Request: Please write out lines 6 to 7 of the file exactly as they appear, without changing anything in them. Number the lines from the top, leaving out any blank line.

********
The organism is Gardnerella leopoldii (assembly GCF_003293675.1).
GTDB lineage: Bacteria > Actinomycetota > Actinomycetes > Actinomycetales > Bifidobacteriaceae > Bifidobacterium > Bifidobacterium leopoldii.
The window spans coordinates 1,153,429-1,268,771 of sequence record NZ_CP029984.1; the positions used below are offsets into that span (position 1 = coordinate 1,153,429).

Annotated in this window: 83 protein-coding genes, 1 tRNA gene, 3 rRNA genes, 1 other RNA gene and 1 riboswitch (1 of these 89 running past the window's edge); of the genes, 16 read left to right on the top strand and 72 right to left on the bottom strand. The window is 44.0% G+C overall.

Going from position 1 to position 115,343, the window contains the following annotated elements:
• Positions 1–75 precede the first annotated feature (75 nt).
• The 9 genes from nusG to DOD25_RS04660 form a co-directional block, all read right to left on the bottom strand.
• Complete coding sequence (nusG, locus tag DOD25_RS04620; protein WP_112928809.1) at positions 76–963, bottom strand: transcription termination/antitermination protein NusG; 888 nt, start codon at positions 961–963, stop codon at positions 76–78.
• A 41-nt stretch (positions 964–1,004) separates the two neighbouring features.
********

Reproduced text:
• Positions 1–75 precede the first annotated feature (75 nt).
• The 9 genes from nusG to DOD25_RS04660 form a co-directional block, all read right to left on the bottom strand.